ESA Science & Technology - News Archive
New analysis of images taken by ESA's Venus Express orbiter has revealed surprising details about the remarkable, shape-shifting collar of clouds that swirls around the planet's South Pole.
Published: 7 April 2011
A mysterious high-altitude layer of sulphur dioxide discovered by ESA's Venus Express has been explained. As well as telling us more about Venus, it could be sending a warning to those on Earth seeking to inject our atmosphere with sulphur droplets in an attempt to mitigate climate change.
Published: 30 November 2010
New density measurements, centred on the Northern Pole and obtained during the Venus Express Atmospheric Drag Experiment, show an unexpected inhomogeneous pattern in the atmosphere of our neighbouring planet.
Published: 7 October 2010
Researchers at laboratories in Berlin and Rome are recreating the extreme temperatures and pressures that occur in the atmosphere and near the surface of Venus, to help better interpret the spectral data from observations of this hot planet
Published: 30 July 2010
Thanks to data from Venus Express we have the best idea yet of how Venus' atmosphere works, but there is still a long way to go, delegates at this year's International Venus Conference will be told.
Published: 22 June 2010
Emissivity measurements carried out with the VIRTIS instrument aboard the European Space Agency's Venus Express spacecraft indicate that Venus has been volcanically active in recent geological times. This is reported in the 8 April issue of Science Magazine.
Published: 8 April 2010
A recent study combining data from the VMC and the VIRTIS instruments on board Venus Express sheds light on the atmospheric conditions that are responsible for the characteristic ultraviolet features in the Venusian cloud deck
Published: 3 December 2008
The series of orbit correction manoeuvres designed to lower the pericentre altitude of the Venus Express orbit have been successfully completed, with the spacecraft reaching the lowest pericentre altitude since the start of the mission: a mere 185 km above the planet's surface.
Published: 14 October 2008
Data from the VMC, SPICAV-SOIR, VIRTIS and MAG instruments on Venus Express have been delivered to the ESA Planetary System Archive and are now freely available to interested users.
Published: 22 September 2008
The VIRTIS instrument on-board Venus Express has provided an extensive and homogeneous multi-wavelength data set for building a detailed 3D picture of winds in the cloud layers on Venus for the entire southern hemisphere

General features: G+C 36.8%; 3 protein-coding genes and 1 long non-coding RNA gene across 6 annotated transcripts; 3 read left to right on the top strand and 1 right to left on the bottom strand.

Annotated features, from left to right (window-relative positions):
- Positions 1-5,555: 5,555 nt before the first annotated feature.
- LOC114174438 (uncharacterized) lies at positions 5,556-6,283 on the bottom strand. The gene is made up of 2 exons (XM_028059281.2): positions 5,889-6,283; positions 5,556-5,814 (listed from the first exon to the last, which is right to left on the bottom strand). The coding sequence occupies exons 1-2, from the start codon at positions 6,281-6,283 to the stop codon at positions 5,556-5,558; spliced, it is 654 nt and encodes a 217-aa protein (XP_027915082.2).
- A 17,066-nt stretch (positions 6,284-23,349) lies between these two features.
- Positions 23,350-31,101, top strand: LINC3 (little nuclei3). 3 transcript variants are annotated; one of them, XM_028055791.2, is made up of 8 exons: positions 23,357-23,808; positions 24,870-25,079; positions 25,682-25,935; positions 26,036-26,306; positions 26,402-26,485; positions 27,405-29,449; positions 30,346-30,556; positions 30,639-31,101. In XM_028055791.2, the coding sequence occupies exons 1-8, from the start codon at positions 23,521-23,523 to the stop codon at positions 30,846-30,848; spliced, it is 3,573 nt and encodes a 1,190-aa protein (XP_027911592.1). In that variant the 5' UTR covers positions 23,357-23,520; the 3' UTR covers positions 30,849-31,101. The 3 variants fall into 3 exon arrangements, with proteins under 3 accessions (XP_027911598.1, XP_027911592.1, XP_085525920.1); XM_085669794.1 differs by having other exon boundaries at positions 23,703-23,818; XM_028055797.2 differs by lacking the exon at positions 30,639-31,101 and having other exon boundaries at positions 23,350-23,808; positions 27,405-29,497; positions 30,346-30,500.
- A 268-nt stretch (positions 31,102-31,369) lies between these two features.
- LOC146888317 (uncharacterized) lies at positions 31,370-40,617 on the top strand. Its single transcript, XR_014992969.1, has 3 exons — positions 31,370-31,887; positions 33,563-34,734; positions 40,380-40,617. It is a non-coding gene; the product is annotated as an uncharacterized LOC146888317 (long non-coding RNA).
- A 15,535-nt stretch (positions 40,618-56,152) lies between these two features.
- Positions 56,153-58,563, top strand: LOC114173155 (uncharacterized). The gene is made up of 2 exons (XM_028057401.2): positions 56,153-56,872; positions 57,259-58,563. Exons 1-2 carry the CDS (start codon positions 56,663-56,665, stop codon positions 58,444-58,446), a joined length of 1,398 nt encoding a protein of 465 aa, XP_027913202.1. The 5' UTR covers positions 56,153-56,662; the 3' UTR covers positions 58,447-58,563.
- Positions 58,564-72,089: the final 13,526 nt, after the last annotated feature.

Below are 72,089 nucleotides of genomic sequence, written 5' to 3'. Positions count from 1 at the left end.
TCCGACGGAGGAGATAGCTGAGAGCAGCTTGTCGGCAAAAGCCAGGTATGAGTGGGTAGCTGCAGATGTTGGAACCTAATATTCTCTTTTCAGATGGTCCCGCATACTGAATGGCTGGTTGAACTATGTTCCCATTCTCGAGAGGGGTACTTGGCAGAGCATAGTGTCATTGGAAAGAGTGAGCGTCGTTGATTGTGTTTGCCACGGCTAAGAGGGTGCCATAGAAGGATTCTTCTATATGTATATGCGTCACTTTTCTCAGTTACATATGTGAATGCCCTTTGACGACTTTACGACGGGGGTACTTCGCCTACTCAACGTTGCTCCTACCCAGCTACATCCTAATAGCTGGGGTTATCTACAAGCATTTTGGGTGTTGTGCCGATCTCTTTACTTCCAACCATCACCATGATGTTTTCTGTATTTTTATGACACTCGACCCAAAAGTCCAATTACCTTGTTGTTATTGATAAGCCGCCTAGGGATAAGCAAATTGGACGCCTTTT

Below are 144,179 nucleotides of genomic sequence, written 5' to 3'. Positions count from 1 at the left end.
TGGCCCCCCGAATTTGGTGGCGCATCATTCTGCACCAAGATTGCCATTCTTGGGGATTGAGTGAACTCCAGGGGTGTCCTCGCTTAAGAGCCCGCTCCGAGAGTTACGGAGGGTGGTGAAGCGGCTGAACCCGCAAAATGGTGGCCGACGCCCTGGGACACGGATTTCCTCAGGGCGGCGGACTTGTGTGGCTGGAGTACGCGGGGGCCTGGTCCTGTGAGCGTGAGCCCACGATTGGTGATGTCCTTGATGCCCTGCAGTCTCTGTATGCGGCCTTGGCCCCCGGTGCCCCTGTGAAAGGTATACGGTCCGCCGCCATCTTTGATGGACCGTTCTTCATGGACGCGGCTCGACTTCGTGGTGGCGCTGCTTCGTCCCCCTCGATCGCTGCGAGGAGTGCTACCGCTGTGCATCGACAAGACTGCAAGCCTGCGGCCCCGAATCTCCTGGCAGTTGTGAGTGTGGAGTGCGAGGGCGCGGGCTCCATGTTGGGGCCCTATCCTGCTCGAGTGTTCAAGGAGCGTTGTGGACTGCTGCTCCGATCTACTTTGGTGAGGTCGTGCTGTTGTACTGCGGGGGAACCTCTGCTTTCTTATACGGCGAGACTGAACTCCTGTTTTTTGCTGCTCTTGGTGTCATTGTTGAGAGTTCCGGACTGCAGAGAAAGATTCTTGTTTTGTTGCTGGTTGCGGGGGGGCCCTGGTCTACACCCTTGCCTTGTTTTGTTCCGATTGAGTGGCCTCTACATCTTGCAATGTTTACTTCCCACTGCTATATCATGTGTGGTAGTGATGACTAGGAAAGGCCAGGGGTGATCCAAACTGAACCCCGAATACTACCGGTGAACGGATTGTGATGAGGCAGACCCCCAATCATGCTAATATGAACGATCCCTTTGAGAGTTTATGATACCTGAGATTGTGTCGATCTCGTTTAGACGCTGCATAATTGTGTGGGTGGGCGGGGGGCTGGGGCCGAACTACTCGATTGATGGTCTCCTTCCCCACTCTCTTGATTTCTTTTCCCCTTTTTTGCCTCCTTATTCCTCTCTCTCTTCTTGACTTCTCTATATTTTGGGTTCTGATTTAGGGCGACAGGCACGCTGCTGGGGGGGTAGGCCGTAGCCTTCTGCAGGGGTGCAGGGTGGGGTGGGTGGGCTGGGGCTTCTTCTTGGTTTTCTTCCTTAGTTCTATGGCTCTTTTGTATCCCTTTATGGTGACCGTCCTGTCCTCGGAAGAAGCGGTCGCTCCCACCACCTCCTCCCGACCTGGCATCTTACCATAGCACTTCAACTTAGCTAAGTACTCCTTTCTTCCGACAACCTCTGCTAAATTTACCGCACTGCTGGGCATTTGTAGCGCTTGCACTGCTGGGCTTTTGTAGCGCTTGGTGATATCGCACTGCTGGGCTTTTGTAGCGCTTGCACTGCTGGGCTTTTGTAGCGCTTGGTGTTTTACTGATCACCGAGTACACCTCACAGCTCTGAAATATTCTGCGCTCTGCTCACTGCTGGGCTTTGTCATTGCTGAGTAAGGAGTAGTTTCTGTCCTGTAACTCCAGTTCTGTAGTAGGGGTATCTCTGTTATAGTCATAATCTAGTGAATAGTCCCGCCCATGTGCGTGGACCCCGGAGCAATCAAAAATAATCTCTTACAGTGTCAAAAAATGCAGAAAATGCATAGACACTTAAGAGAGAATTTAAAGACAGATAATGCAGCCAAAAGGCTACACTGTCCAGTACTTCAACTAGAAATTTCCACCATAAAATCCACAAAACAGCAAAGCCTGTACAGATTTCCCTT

Published: 18 September 2008
The August 2008 issue of ESA's flagship magazine, the ESA Bulletin, features an article presenting some of the most important science results from Venus Express
Published: 19 August 2008
The pericentre altitude of the Venus Express orbit is being lowered by a series of manoeuvres over a nearly four-week period with the spacecraft reaching a minimum altitude of 185 km in August. This will provide new science opportunities for the mission.
Published: 15 July 2008
The VIRTIS instrument on Venus Express has made the first detection of hydroxyl in the atmosphere of Venus. The results are reported in the May 2008 issue of Astronomy & Astrophysics.
Published: 15 May 2008
The Science Programme Committee at its meeting on 23 February 2007 has unanimously approved an extension of the Venus Express mission operations, pushing back the mission end date to early-May 2009.
Published: 28 February 2007
On 7 May 2006, after a series of orbital control manoeuvres, Venus Express entered its nominal science operations orbit. Over the coming days instrument commissioning activities will continue.
Published: 9 May 2006
Scientists have released the first ever images of the Venusian south pole. Venus Express captured the images on 12 April from a distance of 200 000 km following its successful orbit insertion manoeuvre.
Published: 13 April 2006
Following a successful burn of its main engine Venus Express has entered into an eccentric orbit around Venus. Over the next 3 weeks the orbit will be gradually reduced to a final operational orbit by 7 May.
Published: 10 April 2006
This Announcement of Opportunity (AO) solicits the participation of the scientific community in the Venus Express Programme to increase further the scientific return of the selected investigations and of the mission as a whole.
Published: 1 February 2006
The investigations of Venus Express following the detection of contamination in the fairing, have so far proven the spacecraft to be in good status.
Published: 27 October 2005
During the final preparations for the launch of the Venus Express spacecraft by a Soyuz-Fregat launcher, contamination was detected inside the launcher's fairing.
Published: 21 October 2005
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